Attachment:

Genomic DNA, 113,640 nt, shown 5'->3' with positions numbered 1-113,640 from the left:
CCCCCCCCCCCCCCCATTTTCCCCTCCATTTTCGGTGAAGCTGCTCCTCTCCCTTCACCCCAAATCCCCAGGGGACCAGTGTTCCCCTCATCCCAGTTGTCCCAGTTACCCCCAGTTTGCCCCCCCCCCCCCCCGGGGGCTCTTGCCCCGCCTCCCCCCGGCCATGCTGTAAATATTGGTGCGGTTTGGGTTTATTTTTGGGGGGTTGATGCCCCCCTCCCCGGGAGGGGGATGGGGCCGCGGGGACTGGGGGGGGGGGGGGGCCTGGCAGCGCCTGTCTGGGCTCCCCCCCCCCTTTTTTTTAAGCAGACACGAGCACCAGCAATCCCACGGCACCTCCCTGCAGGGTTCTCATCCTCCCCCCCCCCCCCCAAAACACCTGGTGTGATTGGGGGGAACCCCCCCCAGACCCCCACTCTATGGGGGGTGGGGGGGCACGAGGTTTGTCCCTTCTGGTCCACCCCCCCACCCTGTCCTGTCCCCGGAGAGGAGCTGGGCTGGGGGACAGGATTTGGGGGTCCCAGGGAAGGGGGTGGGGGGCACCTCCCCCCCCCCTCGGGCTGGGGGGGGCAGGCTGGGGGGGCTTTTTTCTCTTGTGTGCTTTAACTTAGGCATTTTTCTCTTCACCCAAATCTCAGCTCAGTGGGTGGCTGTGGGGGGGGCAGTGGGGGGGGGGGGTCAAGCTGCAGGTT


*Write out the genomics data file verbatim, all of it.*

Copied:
Genomic DNA, 113,640 nt, shown 5'->3' with positions numbered 1-113,640 from the left:
CCCCCCCCCCCCCCCATTTTCCCCTCCATTTTCGGTGAAGCTGCTCCTCTCCCTTCACCCCAAATCCCCAGGGGACCAGTGTTCCCCTCATCCCAGTTGTCCCAGTTACCCCCAGTTTGCCCCCCCCCCCCCCCGGGGGCTCTTGCCCCGCCTCCCCCCGGCCATGCTGTAAATATTGGTGCGGTTTGGGTTTATTTTTGGGGGGTTGATGCCCCCCTCCCCGGGAGGGGGATGGGGCCGCGGGGACTGGGGGGGGGGGGGGGCCTGGCAGCGCCTGTCTGGGCTCCCCCCCCCCTTTTTTTTAAGCAGACACGAGCACCAGCAATCCCACGGCACCTCCCTGCAGGGTTCTCATCCTCCCCCCCCCCCCCCAAAACACCTGGTGTGATTGGGGGGAACCCCCCCCAGACCCCCACTCTATGGGGGGTGGGGGGGCACGAGGTTTGTCCCTTCTGGTCCACCCCCCCACCCTGTCCTGTCCCCGGAGAGGAGCTGGGCTGGGGGACAGGATTTGGGGGTCCCAGGGAAGGGGGTGGGGGGCACCTCCCCCCCCCCTCGGGCTGGGGGGGGCAGGCTGGGGGGGCTTTTTTCTCTTGTGTGCTTTAACTTAGGCATTTTTCTCTTCACCCAAATCTCAGCTCAGTGGGTGGCTGTGGGGGGGGCAGTGGGGGGGGGGGGTCAAGCTGCAGGTT